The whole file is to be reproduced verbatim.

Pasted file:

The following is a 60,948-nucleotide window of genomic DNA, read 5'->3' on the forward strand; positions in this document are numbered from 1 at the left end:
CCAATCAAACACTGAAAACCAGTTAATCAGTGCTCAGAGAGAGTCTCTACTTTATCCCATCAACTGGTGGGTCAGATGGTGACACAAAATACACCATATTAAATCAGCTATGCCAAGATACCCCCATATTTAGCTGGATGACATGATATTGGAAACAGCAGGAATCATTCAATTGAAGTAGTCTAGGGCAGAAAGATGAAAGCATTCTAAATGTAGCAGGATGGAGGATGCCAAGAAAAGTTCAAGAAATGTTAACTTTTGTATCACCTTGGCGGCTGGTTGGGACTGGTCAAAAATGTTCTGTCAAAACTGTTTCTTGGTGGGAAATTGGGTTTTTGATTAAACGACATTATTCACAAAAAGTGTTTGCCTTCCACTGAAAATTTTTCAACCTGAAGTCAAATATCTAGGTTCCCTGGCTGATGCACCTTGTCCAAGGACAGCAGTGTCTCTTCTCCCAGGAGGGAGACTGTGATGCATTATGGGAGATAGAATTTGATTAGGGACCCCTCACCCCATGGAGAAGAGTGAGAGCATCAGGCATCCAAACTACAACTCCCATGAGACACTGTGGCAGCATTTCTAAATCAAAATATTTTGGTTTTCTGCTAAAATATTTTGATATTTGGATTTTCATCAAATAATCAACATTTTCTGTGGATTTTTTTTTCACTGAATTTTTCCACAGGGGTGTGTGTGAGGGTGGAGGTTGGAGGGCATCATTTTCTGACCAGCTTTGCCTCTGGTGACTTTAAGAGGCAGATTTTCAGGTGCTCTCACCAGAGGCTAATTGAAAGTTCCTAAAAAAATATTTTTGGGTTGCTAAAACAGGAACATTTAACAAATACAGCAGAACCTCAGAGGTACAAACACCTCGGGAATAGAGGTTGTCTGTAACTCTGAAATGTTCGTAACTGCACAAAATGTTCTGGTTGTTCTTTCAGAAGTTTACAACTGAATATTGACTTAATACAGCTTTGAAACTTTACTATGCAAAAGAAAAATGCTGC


The following is a 60,948-nucleotide window of genomic DNA, read 5'->3' on the forward strand; positions in this document are numbered from 1 at the left end:
CCAATCAAACACTGAAAACCAGTTAATCAGTGCTCAGAGAGAGTCTCTACTTTATCCCATCAACTGGTGGGTCAGATGGTGACACAAAATACACCATATTAAATCAGCTATGCCAAGATACCCCCATATTTAGCTGGATGACATGATATTGGAAACAGCAGGAATCATTCAATTGAAGTAGTCTAGGGCAGAAAGATGAAAGCATTCTAAATGTAGCAGGATGGAGGATGCCAAGAAAAGTTCAAGAAATGTTAACTTTTGTATCACCTTGGCGGCTGGTTGGGACTGGTCAAAAATGTTCTGTCAAAACTGTTTCTTGGTGGGAAATTGGGTTTTTGATTAAACGACATTATTCACAAAAAGTGTTTGCCTTCCACTGAAAATTTTTCAACCTGAAGTCAAATATCTAGGTTCCCTGGCTGATGCACCTTGTCCAAGGACAGCAGTGTCTCTTCTCCCAGGAGGGAGACTGTGATGCATTATGGGAGATAGAATTTGATTAGGGACCCCTCACCCCATGGAGAAGAGTGAGAGCATCAGGCATCCAAACTACAACTCCCATGAGACACTGTGGCAGCATTTCTAAATCAAAATATTTTGGTTTTCTGCTAAAATATTTTGATATTTGGATTTTCATCAAATAATCAACATTTTCTGTGGATTTTTTTTTCACTGAATTTTTCCACAGGGGTGTGTGTGAGGGTGGAGGTTGGAGGGCATCATTTTCTGACCAGCTTTGCCTCTGGTGACTTTAAGAGGCAGATTTTCAGGTGCTCTCACCAGAGGCTAATTGAAAGTTCCTAAAAAAATATTTTTGGGTTGCTAAAACAGGAACATTTAACAAATACAGCAGAACCTCAGAGGTACAAACACCTCGGGAATAGAGGTTGTCTGTAACTCTGAAATGTTCGTAACTGCACAAAATGTTCTGGTTGTTCTTTCAGAAGTTTACAACTGAATATTGACTTAATACAGCTTTGAAACTTTACTATGCAAAAGAAAAATGCTGC